Ericksonian hypnotherapy and strategic approaches promote experiential methods of change. In combination they can be synergistic. Psychotherapy is best when clients have the experience of an alive, goal-oriented therapeutic process. Such dynamic empowering experiences pave the way for new understandings and growth-oriented possibilities.
Drs. Yapko and Zeig will engage with each other and the participants to examine commonalities and differences in their work. The Master Class centers on providing then deconstructing demonstrations of Ericksonian Psychotherapy and Hypnosis, providing a unique opportunity for in-depth learning.
This workshop will describe the Ericksonian principle of Utilization and its use in a trance induction. Utilization is a trademark of Ericksonian therapy and hypnosis and one of the things that makes it so effective and powerful. Live demonstration will help illustrate the concept. Exercises will help attendees to learn the concept of “Utilization”.
Hypnosis is a natural vehicle for use of therapeutically effective metaphors and anecdotes. Participants will be taught to develop effective trances for this. Learning to find themes for and the creation of metaphors and anecdote will be taught and practiced. Using those interventions within the trances will also be taught and practiced.
The most radical and enduring contribution of Milton Erickson to psychotherapy was the principle of utilization, which states that whatever a client presents, including negative experiences, can be positively used for therapeutic change. This presentation offers a theoretical framework for understanding how and why utilization is a generative principle in psychotherapy, emphasizing ideas of archetypal patterns, psychological sponsorship, deep structures vs. surface structures, and the central of role of skillful human presence in creating value in any experience.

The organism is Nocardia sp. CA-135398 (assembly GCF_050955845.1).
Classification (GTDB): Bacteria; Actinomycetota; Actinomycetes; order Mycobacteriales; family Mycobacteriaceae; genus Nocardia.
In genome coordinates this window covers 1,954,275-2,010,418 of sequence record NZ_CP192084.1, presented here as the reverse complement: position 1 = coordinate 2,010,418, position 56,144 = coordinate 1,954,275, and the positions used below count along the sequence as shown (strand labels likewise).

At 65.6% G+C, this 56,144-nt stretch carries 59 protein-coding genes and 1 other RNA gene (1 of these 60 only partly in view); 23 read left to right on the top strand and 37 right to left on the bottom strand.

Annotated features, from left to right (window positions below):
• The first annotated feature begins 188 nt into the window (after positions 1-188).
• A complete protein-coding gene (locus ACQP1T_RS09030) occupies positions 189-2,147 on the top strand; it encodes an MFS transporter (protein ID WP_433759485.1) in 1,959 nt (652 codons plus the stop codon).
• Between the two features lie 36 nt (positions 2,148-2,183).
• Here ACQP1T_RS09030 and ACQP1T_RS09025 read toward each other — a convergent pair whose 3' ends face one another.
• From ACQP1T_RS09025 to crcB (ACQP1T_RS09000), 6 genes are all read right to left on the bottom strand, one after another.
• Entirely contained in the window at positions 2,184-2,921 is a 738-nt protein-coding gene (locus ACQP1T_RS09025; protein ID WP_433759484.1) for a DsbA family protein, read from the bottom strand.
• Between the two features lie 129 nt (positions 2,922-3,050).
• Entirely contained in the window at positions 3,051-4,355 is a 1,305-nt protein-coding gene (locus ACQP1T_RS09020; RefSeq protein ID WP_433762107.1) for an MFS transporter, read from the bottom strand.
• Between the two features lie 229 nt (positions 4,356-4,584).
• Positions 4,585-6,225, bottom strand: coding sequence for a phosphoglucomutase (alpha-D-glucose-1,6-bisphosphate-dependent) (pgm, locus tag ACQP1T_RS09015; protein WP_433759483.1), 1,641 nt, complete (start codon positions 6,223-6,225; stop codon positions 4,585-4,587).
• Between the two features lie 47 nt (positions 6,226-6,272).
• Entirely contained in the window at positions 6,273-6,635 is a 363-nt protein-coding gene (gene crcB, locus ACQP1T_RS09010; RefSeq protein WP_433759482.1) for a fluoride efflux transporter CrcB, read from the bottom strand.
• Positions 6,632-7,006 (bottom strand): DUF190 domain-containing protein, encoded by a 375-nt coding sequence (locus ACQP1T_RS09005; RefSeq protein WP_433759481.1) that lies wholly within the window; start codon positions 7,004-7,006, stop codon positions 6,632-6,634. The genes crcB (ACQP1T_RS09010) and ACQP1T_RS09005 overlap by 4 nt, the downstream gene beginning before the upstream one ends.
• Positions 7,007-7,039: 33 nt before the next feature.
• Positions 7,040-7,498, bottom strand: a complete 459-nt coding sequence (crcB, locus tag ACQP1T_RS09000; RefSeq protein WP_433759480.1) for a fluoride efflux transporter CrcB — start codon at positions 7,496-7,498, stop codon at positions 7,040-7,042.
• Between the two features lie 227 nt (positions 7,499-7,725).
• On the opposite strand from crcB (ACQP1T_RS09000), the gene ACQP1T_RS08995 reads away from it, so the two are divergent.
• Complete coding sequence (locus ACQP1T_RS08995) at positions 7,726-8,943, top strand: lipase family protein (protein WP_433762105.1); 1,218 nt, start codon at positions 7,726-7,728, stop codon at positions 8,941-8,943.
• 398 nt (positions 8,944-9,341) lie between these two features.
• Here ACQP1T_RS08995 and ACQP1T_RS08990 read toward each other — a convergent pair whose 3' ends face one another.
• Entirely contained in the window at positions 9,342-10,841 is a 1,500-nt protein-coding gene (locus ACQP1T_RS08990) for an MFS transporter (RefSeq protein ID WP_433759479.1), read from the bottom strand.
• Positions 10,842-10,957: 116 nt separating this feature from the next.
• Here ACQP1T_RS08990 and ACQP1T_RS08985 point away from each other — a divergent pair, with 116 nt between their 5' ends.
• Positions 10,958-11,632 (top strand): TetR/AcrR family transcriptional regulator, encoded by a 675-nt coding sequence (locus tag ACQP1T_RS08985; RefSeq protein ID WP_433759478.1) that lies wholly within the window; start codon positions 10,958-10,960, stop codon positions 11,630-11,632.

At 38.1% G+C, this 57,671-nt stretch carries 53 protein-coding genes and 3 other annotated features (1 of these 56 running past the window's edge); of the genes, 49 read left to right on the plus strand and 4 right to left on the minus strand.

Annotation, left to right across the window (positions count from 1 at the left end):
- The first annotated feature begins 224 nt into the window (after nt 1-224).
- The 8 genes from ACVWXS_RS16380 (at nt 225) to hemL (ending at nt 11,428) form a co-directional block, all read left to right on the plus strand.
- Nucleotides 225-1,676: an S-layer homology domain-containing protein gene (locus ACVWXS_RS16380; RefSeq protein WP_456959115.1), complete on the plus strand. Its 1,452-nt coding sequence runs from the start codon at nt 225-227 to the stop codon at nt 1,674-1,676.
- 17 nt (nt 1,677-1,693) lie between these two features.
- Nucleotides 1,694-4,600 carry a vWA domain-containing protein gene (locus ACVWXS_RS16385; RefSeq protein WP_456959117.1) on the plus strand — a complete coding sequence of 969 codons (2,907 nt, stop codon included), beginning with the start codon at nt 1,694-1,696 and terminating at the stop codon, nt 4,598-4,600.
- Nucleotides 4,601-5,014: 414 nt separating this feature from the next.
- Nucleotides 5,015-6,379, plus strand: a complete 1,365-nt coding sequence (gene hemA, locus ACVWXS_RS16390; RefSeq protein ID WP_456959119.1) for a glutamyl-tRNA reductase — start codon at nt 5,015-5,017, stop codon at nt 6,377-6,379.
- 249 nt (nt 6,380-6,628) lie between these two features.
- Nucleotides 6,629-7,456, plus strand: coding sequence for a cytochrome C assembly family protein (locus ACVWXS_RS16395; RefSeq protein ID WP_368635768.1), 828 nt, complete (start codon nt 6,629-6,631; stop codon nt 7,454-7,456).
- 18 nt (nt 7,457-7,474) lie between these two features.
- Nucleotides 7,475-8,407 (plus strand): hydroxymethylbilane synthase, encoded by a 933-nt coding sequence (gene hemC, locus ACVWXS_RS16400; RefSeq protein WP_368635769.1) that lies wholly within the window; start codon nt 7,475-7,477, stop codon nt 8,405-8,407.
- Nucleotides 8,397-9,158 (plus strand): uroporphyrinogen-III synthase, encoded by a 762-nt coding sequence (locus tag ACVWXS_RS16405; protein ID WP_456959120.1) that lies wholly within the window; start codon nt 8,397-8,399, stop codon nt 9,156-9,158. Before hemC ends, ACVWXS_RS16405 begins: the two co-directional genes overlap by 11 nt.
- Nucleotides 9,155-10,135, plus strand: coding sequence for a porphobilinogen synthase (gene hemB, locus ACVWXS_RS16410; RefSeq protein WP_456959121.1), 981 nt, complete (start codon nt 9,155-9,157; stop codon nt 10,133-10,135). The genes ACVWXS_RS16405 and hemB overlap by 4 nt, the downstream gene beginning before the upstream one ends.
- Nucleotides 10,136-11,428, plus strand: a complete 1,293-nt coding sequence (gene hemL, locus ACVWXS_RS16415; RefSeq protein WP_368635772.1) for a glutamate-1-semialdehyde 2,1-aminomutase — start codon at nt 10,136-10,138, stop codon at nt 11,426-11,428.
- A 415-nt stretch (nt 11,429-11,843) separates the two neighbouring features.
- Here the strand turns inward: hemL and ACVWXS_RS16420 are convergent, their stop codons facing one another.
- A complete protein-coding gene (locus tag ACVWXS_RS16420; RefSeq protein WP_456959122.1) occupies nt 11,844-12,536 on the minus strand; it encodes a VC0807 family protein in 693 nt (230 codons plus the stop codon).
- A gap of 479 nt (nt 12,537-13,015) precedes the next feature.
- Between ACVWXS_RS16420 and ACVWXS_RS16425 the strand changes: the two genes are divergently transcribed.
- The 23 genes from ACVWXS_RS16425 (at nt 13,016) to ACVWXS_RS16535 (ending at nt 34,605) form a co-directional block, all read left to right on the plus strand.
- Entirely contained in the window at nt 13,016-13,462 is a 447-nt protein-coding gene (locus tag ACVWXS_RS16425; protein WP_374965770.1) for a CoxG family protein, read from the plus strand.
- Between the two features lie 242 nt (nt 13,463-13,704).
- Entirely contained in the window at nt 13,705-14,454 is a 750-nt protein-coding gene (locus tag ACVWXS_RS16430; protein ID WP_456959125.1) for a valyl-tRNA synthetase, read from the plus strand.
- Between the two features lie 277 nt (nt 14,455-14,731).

Working at the Department of Speech Pathology, University Clinic, Heidelberg Germany in the 80's, most patients with voice disorders came with expectations getting medical treatment. But resistance to psychological approaches were com-mon. Being confronted with this resistance many times cre-ated a very indirect approach of self-hypnosis training (which actually is a trance induction). Tailoring the standard approach to different patients and symptoms will be discussed, as well as how to use this in group therapy.
Hypnosis itself cures nothing. Rather, it's what happens during hypnosis that has therapeutic potential. In this demonstration, the focus will be on helping the volunteer client evolve an awareness for and willingness to take "the next step" in ad-dressing some issue.